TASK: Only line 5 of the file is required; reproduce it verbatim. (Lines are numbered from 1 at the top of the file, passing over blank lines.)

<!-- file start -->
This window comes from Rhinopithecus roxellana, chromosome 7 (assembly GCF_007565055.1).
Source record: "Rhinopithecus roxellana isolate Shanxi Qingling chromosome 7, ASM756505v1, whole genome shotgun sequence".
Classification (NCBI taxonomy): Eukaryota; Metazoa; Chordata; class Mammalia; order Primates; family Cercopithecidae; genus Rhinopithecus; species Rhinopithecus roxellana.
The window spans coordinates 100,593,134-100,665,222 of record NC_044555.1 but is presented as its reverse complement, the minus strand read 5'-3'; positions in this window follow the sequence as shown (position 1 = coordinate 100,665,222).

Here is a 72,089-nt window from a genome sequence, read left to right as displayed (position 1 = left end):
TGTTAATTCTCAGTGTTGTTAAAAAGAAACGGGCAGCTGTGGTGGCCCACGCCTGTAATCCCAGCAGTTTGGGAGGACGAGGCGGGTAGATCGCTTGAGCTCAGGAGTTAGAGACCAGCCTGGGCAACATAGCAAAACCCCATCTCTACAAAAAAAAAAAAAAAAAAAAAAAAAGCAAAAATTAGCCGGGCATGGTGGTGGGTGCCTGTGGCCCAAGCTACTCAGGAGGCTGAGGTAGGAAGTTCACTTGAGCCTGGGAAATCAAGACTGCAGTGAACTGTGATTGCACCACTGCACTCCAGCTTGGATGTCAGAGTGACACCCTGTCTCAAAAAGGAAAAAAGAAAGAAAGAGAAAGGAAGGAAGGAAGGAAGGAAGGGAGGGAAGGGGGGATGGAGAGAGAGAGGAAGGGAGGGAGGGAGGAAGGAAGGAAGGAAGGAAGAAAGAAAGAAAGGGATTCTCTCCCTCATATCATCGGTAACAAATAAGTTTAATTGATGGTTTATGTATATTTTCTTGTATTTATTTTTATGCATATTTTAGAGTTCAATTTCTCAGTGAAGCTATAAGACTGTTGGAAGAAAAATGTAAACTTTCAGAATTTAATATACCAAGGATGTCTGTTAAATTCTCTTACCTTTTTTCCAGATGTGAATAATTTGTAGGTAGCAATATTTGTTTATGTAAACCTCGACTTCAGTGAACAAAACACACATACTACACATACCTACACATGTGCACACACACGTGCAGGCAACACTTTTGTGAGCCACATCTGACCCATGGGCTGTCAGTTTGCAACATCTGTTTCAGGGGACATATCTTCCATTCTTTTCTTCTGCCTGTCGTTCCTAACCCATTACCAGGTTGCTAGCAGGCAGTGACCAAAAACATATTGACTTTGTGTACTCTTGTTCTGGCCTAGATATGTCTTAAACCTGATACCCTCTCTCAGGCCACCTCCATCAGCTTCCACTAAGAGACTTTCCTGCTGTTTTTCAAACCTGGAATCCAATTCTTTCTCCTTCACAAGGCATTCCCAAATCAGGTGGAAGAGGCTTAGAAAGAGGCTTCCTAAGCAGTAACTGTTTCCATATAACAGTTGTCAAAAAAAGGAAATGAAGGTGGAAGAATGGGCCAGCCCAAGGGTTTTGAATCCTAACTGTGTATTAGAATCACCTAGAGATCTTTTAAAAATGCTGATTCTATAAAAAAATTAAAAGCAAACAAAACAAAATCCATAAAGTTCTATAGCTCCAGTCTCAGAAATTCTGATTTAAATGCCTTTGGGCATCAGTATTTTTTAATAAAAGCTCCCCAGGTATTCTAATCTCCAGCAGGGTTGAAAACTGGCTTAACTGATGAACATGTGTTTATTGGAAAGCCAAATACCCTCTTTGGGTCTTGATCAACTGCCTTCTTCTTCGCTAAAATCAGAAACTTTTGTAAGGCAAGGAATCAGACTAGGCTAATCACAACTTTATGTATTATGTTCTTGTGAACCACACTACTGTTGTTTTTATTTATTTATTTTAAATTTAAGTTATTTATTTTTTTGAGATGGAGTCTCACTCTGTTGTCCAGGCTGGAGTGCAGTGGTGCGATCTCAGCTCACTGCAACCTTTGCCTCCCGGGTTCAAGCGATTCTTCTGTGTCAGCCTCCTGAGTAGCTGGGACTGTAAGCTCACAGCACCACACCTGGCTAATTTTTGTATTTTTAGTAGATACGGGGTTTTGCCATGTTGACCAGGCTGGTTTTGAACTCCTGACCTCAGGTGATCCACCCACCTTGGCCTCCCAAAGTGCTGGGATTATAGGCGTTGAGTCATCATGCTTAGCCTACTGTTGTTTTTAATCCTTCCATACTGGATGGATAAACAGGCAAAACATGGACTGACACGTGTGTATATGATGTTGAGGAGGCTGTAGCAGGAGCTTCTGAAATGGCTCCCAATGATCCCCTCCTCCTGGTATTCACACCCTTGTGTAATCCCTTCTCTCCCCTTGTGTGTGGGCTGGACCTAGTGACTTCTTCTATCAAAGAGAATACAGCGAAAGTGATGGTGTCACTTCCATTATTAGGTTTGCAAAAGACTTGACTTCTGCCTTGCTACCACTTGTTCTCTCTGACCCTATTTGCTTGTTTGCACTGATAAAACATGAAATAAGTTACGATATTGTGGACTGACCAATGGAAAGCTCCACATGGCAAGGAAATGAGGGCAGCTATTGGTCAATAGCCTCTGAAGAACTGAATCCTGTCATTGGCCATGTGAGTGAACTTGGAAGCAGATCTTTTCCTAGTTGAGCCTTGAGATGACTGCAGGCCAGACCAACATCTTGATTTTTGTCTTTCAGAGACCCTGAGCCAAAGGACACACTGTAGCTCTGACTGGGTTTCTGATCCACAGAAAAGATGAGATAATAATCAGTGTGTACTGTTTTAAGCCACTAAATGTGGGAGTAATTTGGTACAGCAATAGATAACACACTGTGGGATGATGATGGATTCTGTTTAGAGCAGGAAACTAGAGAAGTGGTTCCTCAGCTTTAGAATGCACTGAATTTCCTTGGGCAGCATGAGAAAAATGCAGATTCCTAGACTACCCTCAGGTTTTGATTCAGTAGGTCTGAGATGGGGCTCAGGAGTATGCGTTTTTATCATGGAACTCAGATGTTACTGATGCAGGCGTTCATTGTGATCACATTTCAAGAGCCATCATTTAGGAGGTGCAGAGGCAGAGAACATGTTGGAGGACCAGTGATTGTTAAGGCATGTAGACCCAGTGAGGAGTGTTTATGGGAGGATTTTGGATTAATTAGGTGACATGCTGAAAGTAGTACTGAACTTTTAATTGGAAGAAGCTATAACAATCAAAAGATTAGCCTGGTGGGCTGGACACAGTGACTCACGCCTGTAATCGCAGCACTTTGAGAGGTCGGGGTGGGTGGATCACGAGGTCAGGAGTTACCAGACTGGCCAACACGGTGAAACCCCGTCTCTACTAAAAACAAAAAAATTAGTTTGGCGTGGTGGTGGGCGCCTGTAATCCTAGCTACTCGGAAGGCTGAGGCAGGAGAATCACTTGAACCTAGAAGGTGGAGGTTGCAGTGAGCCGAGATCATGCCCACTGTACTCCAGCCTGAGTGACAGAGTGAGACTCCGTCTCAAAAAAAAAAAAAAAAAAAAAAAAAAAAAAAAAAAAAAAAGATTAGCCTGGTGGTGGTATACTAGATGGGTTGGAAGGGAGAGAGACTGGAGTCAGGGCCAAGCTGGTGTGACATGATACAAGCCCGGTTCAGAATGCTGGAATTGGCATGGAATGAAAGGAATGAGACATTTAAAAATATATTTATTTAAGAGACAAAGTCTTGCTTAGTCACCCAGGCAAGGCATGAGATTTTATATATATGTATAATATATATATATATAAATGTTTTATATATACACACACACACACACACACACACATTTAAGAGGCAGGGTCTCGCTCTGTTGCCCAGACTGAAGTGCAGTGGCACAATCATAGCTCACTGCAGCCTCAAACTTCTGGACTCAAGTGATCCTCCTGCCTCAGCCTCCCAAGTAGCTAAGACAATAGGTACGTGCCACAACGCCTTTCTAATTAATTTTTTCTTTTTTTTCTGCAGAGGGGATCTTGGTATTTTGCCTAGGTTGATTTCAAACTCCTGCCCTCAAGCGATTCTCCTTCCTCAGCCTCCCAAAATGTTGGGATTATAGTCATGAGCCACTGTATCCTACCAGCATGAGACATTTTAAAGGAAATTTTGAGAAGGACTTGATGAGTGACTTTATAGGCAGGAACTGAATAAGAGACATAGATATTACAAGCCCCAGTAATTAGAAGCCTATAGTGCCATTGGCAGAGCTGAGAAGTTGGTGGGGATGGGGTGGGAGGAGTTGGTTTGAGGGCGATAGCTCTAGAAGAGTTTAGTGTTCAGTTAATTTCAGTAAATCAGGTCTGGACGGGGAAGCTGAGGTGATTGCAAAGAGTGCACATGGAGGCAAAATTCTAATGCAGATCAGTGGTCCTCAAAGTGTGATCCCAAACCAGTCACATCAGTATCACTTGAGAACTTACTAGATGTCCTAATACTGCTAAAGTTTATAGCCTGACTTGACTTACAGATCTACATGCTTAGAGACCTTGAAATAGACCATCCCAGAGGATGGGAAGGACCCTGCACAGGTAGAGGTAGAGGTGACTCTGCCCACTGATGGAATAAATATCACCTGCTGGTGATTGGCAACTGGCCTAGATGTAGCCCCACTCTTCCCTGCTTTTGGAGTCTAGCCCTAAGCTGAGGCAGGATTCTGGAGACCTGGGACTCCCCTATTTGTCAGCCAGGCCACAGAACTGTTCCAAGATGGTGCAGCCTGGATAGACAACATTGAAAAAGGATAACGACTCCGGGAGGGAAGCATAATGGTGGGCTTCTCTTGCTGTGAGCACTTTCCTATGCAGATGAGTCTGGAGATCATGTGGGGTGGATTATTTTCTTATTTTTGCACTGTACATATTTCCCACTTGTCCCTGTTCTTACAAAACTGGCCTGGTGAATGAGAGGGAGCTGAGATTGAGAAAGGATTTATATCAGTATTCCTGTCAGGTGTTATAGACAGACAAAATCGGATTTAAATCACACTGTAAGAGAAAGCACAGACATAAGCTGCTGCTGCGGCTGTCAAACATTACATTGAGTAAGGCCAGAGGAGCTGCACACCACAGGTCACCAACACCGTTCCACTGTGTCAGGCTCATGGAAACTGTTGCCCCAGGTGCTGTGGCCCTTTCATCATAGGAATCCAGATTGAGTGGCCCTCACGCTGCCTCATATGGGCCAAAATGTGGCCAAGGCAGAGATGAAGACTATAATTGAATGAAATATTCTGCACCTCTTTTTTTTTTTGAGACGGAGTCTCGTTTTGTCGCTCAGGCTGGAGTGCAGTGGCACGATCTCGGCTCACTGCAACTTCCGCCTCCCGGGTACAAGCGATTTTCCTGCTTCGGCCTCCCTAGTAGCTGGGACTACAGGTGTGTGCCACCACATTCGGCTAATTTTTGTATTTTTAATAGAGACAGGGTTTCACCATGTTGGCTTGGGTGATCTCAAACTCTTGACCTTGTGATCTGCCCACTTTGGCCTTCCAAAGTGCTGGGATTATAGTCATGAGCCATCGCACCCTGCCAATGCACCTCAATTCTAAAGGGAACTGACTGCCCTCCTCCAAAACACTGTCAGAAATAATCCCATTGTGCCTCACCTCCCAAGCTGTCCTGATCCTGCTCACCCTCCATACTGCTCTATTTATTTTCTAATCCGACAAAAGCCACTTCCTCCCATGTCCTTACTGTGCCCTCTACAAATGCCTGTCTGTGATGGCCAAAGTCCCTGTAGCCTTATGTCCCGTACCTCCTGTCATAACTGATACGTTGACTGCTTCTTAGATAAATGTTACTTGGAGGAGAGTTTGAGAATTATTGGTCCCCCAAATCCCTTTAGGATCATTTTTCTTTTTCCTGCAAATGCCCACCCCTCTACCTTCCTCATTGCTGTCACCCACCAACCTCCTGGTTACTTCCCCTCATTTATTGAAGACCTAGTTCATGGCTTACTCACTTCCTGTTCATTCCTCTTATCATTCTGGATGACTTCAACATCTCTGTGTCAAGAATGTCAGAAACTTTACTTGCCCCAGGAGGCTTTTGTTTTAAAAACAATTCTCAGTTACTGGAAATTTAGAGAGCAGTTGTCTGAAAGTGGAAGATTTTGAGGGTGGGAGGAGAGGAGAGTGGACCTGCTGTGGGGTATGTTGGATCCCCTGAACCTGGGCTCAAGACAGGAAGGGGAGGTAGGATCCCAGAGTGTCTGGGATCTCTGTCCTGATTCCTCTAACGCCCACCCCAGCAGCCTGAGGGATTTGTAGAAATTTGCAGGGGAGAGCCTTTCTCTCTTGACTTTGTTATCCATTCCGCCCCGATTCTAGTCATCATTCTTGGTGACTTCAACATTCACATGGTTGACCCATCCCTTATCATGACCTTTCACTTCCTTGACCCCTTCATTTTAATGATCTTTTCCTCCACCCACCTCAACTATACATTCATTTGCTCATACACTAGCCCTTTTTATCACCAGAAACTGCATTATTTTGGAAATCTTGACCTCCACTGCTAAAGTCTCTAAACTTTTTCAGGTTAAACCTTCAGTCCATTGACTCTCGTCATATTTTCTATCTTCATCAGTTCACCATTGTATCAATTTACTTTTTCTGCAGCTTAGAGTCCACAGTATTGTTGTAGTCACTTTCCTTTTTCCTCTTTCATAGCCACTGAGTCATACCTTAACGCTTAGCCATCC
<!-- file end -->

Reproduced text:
Here is a 72,089-nt window from a genome sequence, read left to right as displayed (position 1 = left end):